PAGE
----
• Supervision of Master students (UPMC, École AgroParisTech)


Expert activities

  • Reviewer for peer-reviewed journals (Cell Host & Microbe, Nature Microbiology, eLife, PNAS, PLoS Pathogens, Scientific Reports, Cellular Microbiology, Molecular Microbiology, Infection and Immunity, PLoS One, ...)
  • Reviewing Editor for eLife, Academic Editor for PLoS One
  • Jury referee for PhD and HDR
  • External reviewer for European Research Council, Wellcome Trust, Swiss National Science Foundation, Poland National Science Centre, Instituto de Medicina Molecular, Université Grenoble Alpes, COSSEC Biothérapies (Inserm)
  • Member of CoNRS section 27 (2016-2021)

Scientific summary

Molecular mechanisms of malaria liver infection.

Plasmodium parasites, the causative agents of malaria, are transmitted by Anopheles mosquitoes, which inject motile forms termed sporozoites in the skin. In the first hours of infection, sporozoites migrate in the skin, enter the blood circulation and travel to the liver. There, sporozoites invade hepatocytes inside a specialized compartment, the parasitophorous vacuole. Inside the vacuole, the parasite replicates and differentiates into thousands of merozoites. Once released in the blood circulation, merozoites infect erythrocytes and initiate the clinical phase of infection, associated with the symptoms and complications of malaria.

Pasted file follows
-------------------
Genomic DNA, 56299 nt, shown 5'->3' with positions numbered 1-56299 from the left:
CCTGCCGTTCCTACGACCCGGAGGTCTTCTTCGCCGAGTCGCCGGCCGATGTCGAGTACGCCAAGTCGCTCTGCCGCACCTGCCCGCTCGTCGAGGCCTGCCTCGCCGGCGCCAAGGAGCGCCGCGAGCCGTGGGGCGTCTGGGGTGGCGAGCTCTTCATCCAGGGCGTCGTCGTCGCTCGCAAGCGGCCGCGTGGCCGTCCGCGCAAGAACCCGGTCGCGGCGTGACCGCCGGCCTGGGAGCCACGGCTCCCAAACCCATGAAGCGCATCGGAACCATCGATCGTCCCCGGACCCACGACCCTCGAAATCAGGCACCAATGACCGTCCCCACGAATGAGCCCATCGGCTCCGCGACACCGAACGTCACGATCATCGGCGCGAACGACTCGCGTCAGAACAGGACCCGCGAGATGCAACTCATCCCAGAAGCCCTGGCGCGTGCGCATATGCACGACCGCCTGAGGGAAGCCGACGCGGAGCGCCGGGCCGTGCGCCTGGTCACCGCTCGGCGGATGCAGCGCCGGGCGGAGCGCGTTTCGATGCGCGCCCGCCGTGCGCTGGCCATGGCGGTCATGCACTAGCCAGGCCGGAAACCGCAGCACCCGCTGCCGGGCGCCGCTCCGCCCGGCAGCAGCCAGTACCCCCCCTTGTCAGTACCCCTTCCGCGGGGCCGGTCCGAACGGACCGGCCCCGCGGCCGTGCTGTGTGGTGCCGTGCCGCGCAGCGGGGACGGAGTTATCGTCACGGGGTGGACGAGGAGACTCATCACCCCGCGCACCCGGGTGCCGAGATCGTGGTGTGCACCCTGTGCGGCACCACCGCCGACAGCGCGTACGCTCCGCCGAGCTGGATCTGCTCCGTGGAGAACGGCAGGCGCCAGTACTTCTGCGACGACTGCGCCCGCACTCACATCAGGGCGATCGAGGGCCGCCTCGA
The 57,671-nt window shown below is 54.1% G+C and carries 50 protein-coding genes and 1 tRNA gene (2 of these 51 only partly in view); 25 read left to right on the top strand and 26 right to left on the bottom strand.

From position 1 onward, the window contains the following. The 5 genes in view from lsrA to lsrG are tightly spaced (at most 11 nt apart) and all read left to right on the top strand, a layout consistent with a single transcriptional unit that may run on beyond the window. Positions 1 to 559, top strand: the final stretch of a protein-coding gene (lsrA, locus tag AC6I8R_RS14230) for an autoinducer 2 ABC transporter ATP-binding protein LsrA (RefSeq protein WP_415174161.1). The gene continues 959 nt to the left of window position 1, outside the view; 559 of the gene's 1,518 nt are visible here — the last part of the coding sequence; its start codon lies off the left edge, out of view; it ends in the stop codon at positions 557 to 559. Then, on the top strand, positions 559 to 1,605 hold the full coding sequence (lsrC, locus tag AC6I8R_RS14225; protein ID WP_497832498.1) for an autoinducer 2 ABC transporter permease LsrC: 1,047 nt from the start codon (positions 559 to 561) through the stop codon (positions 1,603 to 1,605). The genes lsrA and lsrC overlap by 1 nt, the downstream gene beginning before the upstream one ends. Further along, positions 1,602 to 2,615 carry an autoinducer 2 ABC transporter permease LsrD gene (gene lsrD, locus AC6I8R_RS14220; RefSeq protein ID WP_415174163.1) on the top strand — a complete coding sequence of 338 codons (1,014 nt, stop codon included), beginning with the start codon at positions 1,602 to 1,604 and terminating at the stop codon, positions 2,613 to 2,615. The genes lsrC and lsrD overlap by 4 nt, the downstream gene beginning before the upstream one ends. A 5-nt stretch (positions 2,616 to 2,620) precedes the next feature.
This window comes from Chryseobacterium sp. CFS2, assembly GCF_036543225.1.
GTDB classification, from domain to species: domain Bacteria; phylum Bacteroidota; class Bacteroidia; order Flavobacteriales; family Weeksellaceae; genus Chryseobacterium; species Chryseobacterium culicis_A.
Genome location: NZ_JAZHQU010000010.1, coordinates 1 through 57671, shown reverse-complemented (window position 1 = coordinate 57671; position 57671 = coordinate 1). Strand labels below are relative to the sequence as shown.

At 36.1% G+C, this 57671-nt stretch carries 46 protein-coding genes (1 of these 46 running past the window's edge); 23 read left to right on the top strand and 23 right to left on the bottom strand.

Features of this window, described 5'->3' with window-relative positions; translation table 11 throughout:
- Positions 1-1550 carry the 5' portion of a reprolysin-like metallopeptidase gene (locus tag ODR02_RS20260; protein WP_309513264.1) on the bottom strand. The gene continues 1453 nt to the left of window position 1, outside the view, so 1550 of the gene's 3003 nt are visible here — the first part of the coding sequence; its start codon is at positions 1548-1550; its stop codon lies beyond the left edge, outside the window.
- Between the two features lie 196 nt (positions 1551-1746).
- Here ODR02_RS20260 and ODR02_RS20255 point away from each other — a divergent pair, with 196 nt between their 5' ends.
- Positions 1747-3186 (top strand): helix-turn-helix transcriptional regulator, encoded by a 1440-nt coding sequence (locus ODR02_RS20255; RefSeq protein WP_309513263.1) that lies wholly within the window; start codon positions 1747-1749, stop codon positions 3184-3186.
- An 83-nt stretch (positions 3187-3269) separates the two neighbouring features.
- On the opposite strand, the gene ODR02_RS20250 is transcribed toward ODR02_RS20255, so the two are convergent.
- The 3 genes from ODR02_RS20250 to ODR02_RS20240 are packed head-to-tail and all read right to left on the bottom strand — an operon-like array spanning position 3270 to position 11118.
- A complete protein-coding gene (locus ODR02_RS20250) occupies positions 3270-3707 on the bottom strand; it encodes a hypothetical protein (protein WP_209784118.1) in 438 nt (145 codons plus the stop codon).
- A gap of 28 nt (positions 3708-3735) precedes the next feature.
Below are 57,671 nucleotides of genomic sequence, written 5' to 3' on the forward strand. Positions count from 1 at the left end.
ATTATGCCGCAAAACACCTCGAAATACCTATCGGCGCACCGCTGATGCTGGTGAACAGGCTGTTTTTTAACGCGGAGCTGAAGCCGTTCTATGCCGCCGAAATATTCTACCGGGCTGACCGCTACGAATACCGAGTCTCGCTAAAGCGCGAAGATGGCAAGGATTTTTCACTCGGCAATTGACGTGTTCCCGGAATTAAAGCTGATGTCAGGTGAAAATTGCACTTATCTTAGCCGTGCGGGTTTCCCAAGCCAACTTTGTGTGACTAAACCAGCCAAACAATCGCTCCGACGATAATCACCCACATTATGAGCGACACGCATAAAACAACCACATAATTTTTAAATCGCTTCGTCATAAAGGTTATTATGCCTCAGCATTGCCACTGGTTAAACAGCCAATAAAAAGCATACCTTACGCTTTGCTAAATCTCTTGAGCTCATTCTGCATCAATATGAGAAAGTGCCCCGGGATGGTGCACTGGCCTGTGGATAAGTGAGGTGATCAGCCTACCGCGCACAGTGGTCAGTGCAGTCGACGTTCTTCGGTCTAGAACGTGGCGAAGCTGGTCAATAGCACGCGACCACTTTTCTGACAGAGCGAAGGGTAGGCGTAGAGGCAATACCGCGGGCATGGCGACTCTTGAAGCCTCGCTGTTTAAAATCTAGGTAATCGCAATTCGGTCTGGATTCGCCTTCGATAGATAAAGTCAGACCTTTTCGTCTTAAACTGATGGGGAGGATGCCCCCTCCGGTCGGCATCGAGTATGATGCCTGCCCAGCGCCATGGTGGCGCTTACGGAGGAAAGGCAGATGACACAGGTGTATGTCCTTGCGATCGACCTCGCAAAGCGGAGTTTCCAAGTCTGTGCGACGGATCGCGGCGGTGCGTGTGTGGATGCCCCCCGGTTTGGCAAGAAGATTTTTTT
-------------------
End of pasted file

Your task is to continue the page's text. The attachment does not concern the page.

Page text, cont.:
Infection of hepatocytes by Plasmodium sporozoites is an essential and clinically silent phase of the parasite life cycle, and therefore constitutes an ideal target for anti-malarial prophylactic approaches, notably vaccines. Our group study the molecular mechanisms involved during infection of the liver by Plasmodium. Our projects focus on two aspects: host cell invasion and regulation of gene expression in Plasmodium sporozoites.

The molecular mechanisms of host cell invasion by Plasmodium sporozoites remain unknown. According to the current model, entry into host cells occurs through a tight junction formed by parasite ligands bound to host receptors, which have not been identified yet. The parasite propels itself actively through the junction to enter the cell inside a vacuole. Our objective is to identify parasite and host molecules involved during sporozoite invasion of hepatocytes. In particular, we study the role of CD81, a transmembrane protein expressed at the surface of hepatocytes that is required for Plasmodium sporozoite invasion.

We are also interested in regulation of gene expression during Plasmodium transmission from the mosquito vector to the mammalian host. We investigate transcriptional and post-transcriptional regulatory mechanisms controlling expression of parasite factors that are required during Plasmodium liver stage development. In particular, we study the role of SLARP, a key regulator of sporozoite gene expression, and the post-transcriptional regulation of UIS4, an essential protein of the parasitophorous vacuole membrane.

Our long-term goal is to improve our understanding of the mechanisms of Plasmodium sporozoite invasion and differentiation, in order to develop novel prophylactic approaches against malaria liver infection.